GNSS reflected signals received by a Space Shuttle and a jet fighter

Historical Context

In 1993, Martin Neira proposed the use of reflected GPS signals to estimate several geophysical measurements, such as ocean altimetry. The GNSS-Reflectometry (GNSS-R) technique was born.

In 1994, a French Alpha-Jet fighter aircraft locks onto a GPS reflected signal over the Atlantic Ocean. Also in the same year, the first GPS reflected signal is measured from space.

Since them, the range of applications for GNSS-R based applications has not stopped growing. Nowadays GNSS-R continues to be promising and growing application field for GNSS signals. Its range of applications includes altimetry, passive radar, soil moisture, and Biomass determination, among others.


Illustration of the COREGAL Concept

GNSS-Reflectometry Concept

The key concept behind GNSS-R is the same as the one behind bi-static radar. There the receiver and there is the transmitter and the two are at different locations. The transmitted signal is reflected and acquires information about the characteristics of the reflective surface and any obstacles along the propagation channel.  The reflected signal is then received by the receiver, which extracts the data about the reflected surface from the reflected signals.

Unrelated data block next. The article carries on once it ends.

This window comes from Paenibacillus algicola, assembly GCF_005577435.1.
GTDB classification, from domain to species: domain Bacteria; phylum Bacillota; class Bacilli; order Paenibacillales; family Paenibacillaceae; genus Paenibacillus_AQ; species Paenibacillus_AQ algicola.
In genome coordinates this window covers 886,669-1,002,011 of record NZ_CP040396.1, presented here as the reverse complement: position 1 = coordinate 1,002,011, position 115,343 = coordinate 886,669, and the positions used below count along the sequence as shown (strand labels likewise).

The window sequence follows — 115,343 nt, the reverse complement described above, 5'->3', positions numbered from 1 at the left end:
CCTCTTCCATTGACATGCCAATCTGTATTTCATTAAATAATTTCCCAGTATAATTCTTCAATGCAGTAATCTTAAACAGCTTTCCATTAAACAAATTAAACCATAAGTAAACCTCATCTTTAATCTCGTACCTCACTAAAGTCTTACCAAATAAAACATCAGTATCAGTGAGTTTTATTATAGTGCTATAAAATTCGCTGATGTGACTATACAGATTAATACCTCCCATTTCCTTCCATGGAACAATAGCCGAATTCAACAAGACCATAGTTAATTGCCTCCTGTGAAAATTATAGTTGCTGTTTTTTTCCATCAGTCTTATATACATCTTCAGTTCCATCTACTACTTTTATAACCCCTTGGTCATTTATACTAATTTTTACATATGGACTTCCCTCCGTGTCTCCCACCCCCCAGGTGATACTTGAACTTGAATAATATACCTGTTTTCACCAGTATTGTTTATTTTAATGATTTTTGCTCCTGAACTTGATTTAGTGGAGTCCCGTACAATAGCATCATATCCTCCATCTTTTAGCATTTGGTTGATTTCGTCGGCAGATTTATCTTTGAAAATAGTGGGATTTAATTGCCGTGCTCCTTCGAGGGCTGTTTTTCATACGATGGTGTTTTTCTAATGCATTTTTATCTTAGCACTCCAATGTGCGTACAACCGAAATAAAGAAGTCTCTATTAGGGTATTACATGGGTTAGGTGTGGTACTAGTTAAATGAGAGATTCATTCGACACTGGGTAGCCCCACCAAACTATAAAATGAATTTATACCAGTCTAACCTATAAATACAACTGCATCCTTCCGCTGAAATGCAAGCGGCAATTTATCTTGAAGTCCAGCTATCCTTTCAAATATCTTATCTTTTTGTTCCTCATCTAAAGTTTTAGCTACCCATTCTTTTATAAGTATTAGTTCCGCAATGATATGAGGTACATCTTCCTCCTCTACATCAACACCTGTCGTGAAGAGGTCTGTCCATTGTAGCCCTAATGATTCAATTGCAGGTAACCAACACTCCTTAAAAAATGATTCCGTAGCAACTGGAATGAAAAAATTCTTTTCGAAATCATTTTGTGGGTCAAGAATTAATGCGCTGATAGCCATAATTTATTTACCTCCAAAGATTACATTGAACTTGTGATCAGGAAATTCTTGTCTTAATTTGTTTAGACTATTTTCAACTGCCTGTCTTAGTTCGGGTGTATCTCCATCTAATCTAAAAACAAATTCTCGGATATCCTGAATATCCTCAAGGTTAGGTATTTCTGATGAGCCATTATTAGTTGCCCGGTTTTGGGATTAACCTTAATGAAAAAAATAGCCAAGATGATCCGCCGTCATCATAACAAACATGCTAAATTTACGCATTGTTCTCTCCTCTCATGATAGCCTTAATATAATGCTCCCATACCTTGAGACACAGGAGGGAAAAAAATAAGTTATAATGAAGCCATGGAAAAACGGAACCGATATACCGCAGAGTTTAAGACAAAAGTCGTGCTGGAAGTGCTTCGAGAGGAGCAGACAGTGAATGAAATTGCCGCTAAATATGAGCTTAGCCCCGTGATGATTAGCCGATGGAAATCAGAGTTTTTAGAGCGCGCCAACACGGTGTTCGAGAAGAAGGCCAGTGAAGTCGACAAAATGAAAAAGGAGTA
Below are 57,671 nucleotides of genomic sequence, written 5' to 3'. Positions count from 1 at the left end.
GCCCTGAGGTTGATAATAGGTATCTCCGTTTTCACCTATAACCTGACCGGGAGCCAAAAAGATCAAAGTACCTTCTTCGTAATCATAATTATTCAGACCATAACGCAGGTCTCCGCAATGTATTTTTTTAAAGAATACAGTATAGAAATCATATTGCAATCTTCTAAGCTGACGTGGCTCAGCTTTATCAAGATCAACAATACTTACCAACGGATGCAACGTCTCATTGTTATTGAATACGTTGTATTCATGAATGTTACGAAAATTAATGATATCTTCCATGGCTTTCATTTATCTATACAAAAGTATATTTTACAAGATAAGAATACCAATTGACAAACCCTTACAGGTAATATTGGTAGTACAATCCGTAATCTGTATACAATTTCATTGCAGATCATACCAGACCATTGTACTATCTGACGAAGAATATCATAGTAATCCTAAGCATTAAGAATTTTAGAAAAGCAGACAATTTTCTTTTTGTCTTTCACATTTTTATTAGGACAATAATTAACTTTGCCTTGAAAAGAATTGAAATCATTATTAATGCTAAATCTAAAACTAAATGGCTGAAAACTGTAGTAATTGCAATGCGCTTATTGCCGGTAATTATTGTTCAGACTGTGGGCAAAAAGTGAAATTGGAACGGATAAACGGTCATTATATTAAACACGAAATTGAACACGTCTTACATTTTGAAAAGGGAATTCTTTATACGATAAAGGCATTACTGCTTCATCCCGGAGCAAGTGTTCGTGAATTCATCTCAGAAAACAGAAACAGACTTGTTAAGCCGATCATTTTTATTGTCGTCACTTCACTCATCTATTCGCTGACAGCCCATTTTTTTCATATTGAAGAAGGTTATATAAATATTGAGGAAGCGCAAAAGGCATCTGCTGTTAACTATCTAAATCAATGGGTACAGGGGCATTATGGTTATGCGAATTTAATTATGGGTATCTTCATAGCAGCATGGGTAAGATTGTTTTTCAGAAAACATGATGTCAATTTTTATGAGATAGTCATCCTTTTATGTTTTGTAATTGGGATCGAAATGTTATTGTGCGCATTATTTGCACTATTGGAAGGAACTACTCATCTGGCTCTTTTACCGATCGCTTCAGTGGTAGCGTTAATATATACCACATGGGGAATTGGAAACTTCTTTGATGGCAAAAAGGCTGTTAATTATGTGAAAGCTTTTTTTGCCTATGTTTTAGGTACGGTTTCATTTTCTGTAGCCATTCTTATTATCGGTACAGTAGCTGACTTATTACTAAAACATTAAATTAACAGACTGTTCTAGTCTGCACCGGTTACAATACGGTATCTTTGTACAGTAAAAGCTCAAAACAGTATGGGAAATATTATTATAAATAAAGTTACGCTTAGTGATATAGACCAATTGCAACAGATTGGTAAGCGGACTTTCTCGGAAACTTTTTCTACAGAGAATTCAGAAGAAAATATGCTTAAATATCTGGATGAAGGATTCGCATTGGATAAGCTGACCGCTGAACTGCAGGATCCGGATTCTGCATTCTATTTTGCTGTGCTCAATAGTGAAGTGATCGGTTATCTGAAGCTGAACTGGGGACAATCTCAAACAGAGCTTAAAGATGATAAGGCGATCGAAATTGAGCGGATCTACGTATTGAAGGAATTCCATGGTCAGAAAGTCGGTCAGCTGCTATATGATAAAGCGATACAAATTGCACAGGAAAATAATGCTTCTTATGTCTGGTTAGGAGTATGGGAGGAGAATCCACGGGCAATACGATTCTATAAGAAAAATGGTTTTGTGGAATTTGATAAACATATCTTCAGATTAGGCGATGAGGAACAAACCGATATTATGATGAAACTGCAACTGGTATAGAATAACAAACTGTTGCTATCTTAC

For the GNSS-R technique, the role of the transmitter is played by the GNSS satellites and the role of the receiver by the GNSS instrument. Worldwide availability and good ranging capabilities make GNSS signals appealing signals of opportunity for reflectometry applications.

GNSS reflected signals sensitivity to biomass

Biomass Determination

An Unmanned Aerial Vehicle is equipped with a combined Position-Reflectometry Galileo receiver used for positioning determination and as biomass sensor.

The GNSS signal transmitted by the GNSS satellite are reflected on the forest ground and are then received be the biomass sensor. The received reflected signals are shaped (distorted and attenuated) by the propagation through tree canopies, branches and leafs, and can be used to retrieve the biomass data acquired during the propagation.

In past works GNSS reflected signals showed sensitivity to biomass. For instance, the GRASS experiment showed sensitivity to biomass of about 1dB every 25t/ha, up to a maximum Biomass of about 150t/ha.